Radnor resident Joanne Alfano Baker, 67, a trailblazer in law when men overwhelmingly dominated the field, died Monday, Nov. 22, of a pulmonary embolism.

A petite woman described as poised, authentic, and sharp as a tack by those who knew her, Mrs. Baker carved a successful career on her own terms while prioritizing motherhood, at a time when women were expected to choose between the two.

“Her career was a point of pride for her and her intellect was a point of pride for her,” said Mrs. Baker’s only daughter, Sarah Diane Alexandra Baker. “But I don’t know what she would have told us if she were sitting here whether she ever thought that she got the balance right.”

If Mrs. Baker ever struggled in that balance, her resumé bears no traces of it.

Born Dec. 20, 1953, to an IRS worker and homemaker, Mrs. Baker spent her early summers perched on a study tree in her Abington home’s yard, reading whatever book she could get her hands on.

The early love of reading and learning would guide many of her pursuits, including the decision to study English at St. Joseph’s University in Philadelphia, part of one of the first handful of graduating classes that included women.

Mrs. Baker would continue her studies at Villanova Law School, where she edited the law review before graduating magna cum laude in 1978 and earning a position at top law firm Duane Morris LLP.

Through Duane Morris and Villanova Law School, Mrs. Baker met the love of her life, Stephen Clinton Cover Baker, whom she got engaged to within six weeks of dating.

In some ways, they were opposites. She loved fiction, the works of Jane Austen and Anthony Trollope, whereas her husband preferred to sit with the writing of Winston Churchill.

Where Mrs. Baker was more interested in discussing what the law ought to be, her husband preferred to understand how it could help him win cases. The complementary pairing lasted for almost 43 years, and until the end, Stephen Baker remained one of Mrs. Baker’s biggest admirers.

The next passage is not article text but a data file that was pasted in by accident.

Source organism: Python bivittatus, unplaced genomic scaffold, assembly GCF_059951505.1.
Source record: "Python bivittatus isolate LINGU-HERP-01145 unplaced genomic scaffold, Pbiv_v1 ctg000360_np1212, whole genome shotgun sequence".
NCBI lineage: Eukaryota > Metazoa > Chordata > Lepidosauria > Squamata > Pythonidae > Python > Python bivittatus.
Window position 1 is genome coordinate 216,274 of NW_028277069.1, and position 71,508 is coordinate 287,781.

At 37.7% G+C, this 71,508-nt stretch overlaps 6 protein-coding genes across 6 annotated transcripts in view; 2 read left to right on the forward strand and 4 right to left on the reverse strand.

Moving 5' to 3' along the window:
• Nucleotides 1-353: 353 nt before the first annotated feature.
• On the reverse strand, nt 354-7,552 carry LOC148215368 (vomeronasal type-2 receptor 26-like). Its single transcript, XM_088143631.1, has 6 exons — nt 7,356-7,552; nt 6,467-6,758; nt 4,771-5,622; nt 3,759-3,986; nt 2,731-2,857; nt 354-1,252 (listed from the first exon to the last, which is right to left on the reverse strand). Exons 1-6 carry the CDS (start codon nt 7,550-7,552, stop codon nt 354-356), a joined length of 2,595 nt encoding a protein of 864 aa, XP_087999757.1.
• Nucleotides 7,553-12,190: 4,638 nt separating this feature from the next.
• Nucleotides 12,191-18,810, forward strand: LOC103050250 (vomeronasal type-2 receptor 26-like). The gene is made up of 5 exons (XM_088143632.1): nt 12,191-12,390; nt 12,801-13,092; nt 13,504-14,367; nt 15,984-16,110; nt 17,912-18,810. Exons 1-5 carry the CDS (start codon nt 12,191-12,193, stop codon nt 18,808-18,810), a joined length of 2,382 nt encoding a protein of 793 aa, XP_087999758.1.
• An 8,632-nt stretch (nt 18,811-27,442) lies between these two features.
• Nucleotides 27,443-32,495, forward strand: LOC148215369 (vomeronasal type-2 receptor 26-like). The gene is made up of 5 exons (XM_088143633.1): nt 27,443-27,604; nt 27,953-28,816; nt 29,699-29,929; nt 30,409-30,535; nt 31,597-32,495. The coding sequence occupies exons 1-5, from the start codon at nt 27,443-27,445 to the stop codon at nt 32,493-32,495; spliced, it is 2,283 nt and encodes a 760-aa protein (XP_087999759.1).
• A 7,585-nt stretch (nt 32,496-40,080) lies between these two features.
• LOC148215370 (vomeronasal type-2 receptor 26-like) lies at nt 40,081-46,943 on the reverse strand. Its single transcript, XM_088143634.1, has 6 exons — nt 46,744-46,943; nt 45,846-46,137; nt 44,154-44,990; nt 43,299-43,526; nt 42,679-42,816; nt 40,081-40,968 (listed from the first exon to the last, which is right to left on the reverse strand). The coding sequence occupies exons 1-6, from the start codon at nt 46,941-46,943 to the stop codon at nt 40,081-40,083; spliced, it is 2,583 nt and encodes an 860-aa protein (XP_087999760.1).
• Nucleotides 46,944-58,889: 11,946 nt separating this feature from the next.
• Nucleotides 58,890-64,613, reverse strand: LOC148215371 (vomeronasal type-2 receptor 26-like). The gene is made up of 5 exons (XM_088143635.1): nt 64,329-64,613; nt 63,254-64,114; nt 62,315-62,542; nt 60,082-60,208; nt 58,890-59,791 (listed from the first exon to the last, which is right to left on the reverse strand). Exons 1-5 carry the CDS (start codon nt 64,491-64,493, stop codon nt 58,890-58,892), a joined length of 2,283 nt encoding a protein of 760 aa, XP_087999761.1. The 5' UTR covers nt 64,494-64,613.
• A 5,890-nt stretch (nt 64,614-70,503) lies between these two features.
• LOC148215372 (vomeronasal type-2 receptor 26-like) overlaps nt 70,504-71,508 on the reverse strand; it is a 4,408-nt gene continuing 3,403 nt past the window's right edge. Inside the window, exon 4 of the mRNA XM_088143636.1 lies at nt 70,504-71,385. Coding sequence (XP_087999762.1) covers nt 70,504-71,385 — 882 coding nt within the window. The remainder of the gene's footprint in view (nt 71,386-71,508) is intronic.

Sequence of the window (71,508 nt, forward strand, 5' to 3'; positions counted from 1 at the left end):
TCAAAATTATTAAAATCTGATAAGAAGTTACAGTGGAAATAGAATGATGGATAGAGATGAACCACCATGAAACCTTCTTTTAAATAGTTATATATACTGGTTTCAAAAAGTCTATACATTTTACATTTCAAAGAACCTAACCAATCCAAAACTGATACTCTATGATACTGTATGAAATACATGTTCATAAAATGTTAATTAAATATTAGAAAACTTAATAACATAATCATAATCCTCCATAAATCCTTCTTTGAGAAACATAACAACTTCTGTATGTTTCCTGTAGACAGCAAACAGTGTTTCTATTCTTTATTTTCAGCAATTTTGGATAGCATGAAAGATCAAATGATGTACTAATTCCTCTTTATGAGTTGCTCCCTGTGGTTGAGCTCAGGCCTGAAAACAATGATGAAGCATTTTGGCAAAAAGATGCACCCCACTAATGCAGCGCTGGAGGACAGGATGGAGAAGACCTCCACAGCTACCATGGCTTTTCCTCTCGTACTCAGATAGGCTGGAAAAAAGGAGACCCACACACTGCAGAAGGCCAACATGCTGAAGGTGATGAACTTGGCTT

“She was the best natural lawyer I ever encountered,” he said. “I never saw anyone who could do it as well as her.”

Still, the all-consuming demands for an associate on the partnership track left much to be desired for Mrs. Baker, who enjoyed debating and writing about legal philosophy instead of toiling her way through courtrooms, where — no matter how good at it she was — she often faced misogyny, according to accounts she would relay to friends and family.

What’s more, she didn’t want someone else raising her child. After her daughter was born, Mrs. Baker left Duane Morris in 1984 and took a job as an adjunct instructor at Villanova Law School. She would become chief law clerk to the first woman to serve on the Pennsylvania Superior Court, Judge Phyllis W. Beck. Mrs. Baker would stay with Beck for almost a decade, while always making time for her daughter.

“Talking to me about my thoughts on the world and books, what we heard on NPR, and all manner of things,” said Sarah Baker, who remembers her mother’s steady presence as she paved her way in her own career.

Mrs. Baker’s retirement cleared a new path for her to help others, consulting for the Independence Foundation of Philadelphia, whose focus is to help the most vulnerable in the region. And for more than 20 years, she would help staff a resource hotline for women navigating everything from eviction, divorce, or medical problems, to job loss.

“I do think her experiences as a young female attorney definitely informed her commitment to helping other women succeed in life,” said Cheryl Brubaker, executive director of the Women’s Resource Center.

When the resource helpline was slow, Mrs. Baker would regale staffers and volunteers with tales of her courtroom days and photos of her two young grandchildren.

For a woman who loved order and predictability, Mrs. Baker could just as easily let loose to chase after and dote on her grandchildren.

Survived by her husband, daughter, two grandchildren, and two sisters, Mrs. Baker’s life was celebrated at The Episcopal Academy on Dec. 11.